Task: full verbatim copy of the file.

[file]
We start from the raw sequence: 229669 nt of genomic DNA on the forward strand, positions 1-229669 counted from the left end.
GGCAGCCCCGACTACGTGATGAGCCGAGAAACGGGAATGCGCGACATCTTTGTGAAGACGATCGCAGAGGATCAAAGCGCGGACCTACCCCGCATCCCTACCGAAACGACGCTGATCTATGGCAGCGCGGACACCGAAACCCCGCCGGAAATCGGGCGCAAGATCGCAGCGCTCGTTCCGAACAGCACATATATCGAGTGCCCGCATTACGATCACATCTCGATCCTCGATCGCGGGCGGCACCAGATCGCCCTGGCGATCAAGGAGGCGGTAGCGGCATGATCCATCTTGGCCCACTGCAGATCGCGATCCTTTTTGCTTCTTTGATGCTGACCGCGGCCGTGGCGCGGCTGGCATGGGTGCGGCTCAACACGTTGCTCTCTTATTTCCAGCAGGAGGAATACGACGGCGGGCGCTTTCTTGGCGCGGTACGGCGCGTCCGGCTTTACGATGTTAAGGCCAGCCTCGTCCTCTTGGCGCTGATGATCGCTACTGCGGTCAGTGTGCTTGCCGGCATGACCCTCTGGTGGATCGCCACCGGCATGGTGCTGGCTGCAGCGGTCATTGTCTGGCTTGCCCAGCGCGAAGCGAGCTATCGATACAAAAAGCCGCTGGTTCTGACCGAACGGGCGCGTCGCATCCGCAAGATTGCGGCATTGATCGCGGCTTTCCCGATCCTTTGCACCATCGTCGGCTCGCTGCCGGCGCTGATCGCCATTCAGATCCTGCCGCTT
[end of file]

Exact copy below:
We start from the raw sequence: 229669 nt of genomic DNA on the forward strand, positions 1-229669 counted from the left end.
GGCAGCCCCGACTACGTGATGAGCCGAGAAACGGGAATGCGCGACATCTTTGTGAAGACGATCGCAGAGGATCAAAGCGCGGACCTACCCCGCATCCCTACCGAAACGACGCTGATCTATGGCAGCGCGGACACCGAAACCCCGCCGGAAATCGGGCGCAAGATCGCAGCGCTCGTTCCGAACAGCACATATATCGAGTGCCCGCATTACGATCACATCTCGATCCTCGATCGCGGGCGGCACCAGATCGCCCTGGCGATCAAGGAGGCGGTAGCGGCATGATCCATCTTGGCCCACTGCAGATCGCGATCCTTTTTGCTTCTTTGATGCTGACCGCGGCCGTGGCGCGGCTGGCATGGGTGCGGCTCAACACGTTGCTCTCTTATTTCCAGCAGGAGGAATACGACGGCGGGCGCTTTCTTGGCGCGGTACGGCGCGTCCGGCTTTACGATGTTAAGGCCAGCCTCGTCCTCTTGGCGCTGATGATCGCTACTGCGGTCAGTGTGCTTGCCGGCATGACCCTCTGGTGGATCGCCACCGGCATGGTGCTGGCTGCAGCGGTCATTGTCTGGCTTGCCCAGCGCGAAGCGAGCTATCGATACAAAAAGCCGCTGGTTCTGACCGAACGGGCGCGTCGCATCCGCAAGATTGCGGCATTGATCGCGGCTTTCCCGATCCTTTGCACCATCGTCGGCTCGCTGCCGGCGCTGATCGCCATTCAGATCCTGCCGCTT